The Journal of Economics
Online ISSN : 2434-4192
Print ISSN : 0022-9768
Volume 82, Issue 1
Displaying 1-3 of 3 articles from this issue
  • Takaya FUKUI, Akihiko TAKAHASHI
    2017 Volume 82 Issue 1 Pages 2-40
    Published: July 01, 2017
    Released on J-STAGE: April 22, 2019

    This paper considers investment methods with deep learning in neural networks. In particular, as one can create various investment strategies by different specifications of a loss function, the current work presents two examples based on return anomalies detected by supervised deep learning (SL) or profit maximization by deep reinforcement learning (RL). It also applies learning of individual asset return dynamics to portfolio strategies.

    Moreover, an empirical study shows that the investment performance are quite sensitive to exogenously specified items such as frequency of input data (e.g.monthly or daily returns), selection of a learning method, update of learning, number of layers in a network and number of units in intermediate layers. Especially, it is observed that RL provides relatively fine records in portfolio investment.

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  • The Basis of the Value-Form
    Kei EHARA
    2017 Volume 82 Issue 1 Pages 41-63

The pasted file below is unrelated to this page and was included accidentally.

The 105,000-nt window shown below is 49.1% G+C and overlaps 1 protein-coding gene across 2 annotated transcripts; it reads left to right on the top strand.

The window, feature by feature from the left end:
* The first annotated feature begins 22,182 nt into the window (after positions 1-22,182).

Published: July 01, 2017
    Released on J-STAGE: April 22, 2019

    Value-Form analysis is the most fundamental in the principles of Marxian political economy and Japan has the most fruitful history of studying value-form in the world. Among them, Kozo Uno’s achievement was influential since his critique of Marx’s value-form analysis gave a clue for capturing the feature of the market in capitalism, but is now losing its momentum due to the lack of an insight into contemporary phenomena such as the fluctuation in asset prices. In order to overcome the deficiency, we shall go back to the text of Capital and try to re-criticise it. In addition, we shall look into the most fierce debate on the Marxian political economy in post-WWII Japan, so-called Uno-Kuruma debate, and conclude that it is not appropriate to leave a quantitative aspect of value-form to focus just on its qualitative aspect. Quantity matters, at least in an economic study, as Uno suggested. Though the value-form has been assumed to be an equality, it can be fundamentally described as a comparative expression of value. As soon as one wants something, s/he compares it with the total value of their assets, wondering whether it is enough for getting what s/he wants. The market is not a field of commodity exchange, but of establishing a quantitative relationship, in which these comparatives turn into equations.

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